Saddam turns ‘trial of the century’ into farce

SOMEWHERE between the moment that the bailiff yelled the name “Saddam Hussein” and the six minutes that it took him to appear in the courtroom, it became clear who was in charge.

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By  Catherine Philp Published  December 4, 2005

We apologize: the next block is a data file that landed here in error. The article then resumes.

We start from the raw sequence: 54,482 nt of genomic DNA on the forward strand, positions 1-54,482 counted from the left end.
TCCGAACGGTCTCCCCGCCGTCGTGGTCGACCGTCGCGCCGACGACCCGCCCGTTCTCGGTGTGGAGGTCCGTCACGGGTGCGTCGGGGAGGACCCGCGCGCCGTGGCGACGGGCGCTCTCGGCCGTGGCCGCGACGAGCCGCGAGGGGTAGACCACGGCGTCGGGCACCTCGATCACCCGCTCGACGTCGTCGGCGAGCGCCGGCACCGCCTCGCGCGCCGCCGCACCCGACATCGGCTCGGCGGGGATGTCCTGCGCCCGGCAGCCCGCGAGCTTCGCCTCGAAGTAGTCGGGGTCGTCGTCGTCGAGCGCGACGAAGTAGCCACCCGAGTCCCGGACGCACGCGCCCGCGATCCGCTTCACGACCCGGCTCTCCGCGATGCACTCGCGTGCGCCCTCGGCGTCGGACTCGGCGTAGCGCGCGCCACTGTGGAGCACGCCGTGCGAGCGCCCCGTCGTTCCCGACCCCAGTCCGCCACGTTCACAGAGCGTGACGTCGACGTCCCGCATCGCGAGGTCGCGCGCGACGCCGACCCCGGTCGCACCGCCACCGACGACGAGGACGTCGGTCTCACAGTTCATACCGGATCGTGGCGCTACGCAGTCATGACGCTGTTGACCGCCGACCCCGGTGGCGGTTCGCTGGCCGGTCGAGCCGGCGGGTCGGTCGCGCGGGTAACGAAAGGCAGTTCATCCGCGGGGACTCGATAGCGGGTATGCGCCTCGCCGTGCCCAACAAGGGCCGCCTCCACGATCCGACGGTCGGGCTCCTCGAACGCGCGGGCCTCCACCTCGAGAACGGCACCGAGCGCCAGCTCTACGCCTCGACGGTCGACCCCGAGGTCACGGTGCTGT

SOMEWHERE between the moment that the bailiff yelled the name “Saddam Hussein” and the six minutes that it took him to appear in the courtroom, it became clear who was in charge. Far from showcasing justice and democracy in the new Iraq, the trial of Saddam and his seven henchmen descended rapidly into farce last Monday as lawyers failed to show, translators held up proceedings in the search for a magnifying glass, and the defendants, led by the deposed dictator, mounted successive rebellions until — after two hours — the weary judge adjourned proceedings for another week. Iraqis watching the hearing on television were stunned. “I can’t believe that this is what they are calling the trial of the century,” Abu Saleh, a customer at a coffee shop said. “It’s weak, it’s unprofessional, it’s as though nothing was planned.” Saddam’s first outburst came when the judge asked him to sign papers authorising the addition of foreign lawyers to his team, including Ramsey Clark, the former US attorney-general. “I don’t have a pen,” Saddam snapped. “They took it away.” The judge ordered that he be given a pen and paper. “Blank paper is no good. They took away my notes that I need to defend myself,” Saddam retorted. He then began a tirade against the American guards who brought him into the courtroom, complaining that because the lift was broken he had been forced to walk up four flights of stairs with his wrists chained and carrying a Koran. When the judge said that he would tell the guards of his complaint, Saddam exploded: “I don’t want you to tell them. I want you to order them. You are an Iraqi, you are sovereign and they are foreigners, invaders and occupiers.” Saddam did not object to Clark’s presence on his defence team, but the American’s foreign status meant that translators had to verify his licence to practise law. “I can’t read the print, it’s too small,” mumbled the translator, sparking a protracted search for a magnifying glass. As Judge Rizgar Mohammed Amin struggled to advance the proceedings, the defendants began interrupting with bizarre complaints; a former Baathist judge accused someone in the courtroom of death threats; a Baathist party official accused prison doctors of injecting him with poison; Barzan Al Tikriti, Saddam’s half-brother, accused the judge of ignoring his request for treatment for his cancer. Saddam and his seven codefendants are charged with the deaths of 148 men from the town of Dujail, north of Baghdad, in retaliation for an assassination attempt in 1982. The prosecution just about managed to open its case with a 15-second video, taken from the UK channel BBC Two’s Newsnight programme, showing Saddam ordering officials to “separate and interrogate” two supsected plotters. Halfway through the third showing, the judge declared: “I think that’s enough.” Next came the video testimony of Wadah Ismail Al Sheikh, a former Mukhabarat (secret police) official billed as the key prosecution witness. His testimony was taped before his recent death from cancer, and defence lawyers had no chance to question him. Fewer than 12 people were involved in the assassination attempt, he said, but more than 400 people, including women and children, were jailed. He identified Barzan, the Mukhabarat chief, as the man who ordered the arrests, and Taha Yasin Ramadan, another defendant, as the man who oversaw the razing of Dujail’s farms. But his testimony never linked Saddam directly to the purge. At that point, there was another precedural hold-up. Two defendants had accepted public defenders when their lawyers failed to show, apparently over security fears, but Barzan now rejected the court’s choice. When he finally accepted a counsel, the embattled judge ordered a week’s adjournment to allow for the processing of paperwork for the replacement lawyers. The court will next sit on December 5, 10 days before the Iraqi general election. With Clark still unable to speak in the absence of a magnifying glass to verify his licence, Saddam’s other foreign counsel, a former Qatari justice minister, asked for a full month’s adjournment. “We need to know what’s going on,” he said, complaining that US security guards would not even allow them to leave their houses to visit witnesses. Judge Amin denied his request and declared the hearing over. Saddam wore a slight smirk on his face, as if savouring a victory. “Apologise to Mr. Clark for me,” he told his lawyer in an aside. “These are the countries of the Third World. What can we do? It’s painful for the image of Iraq.”

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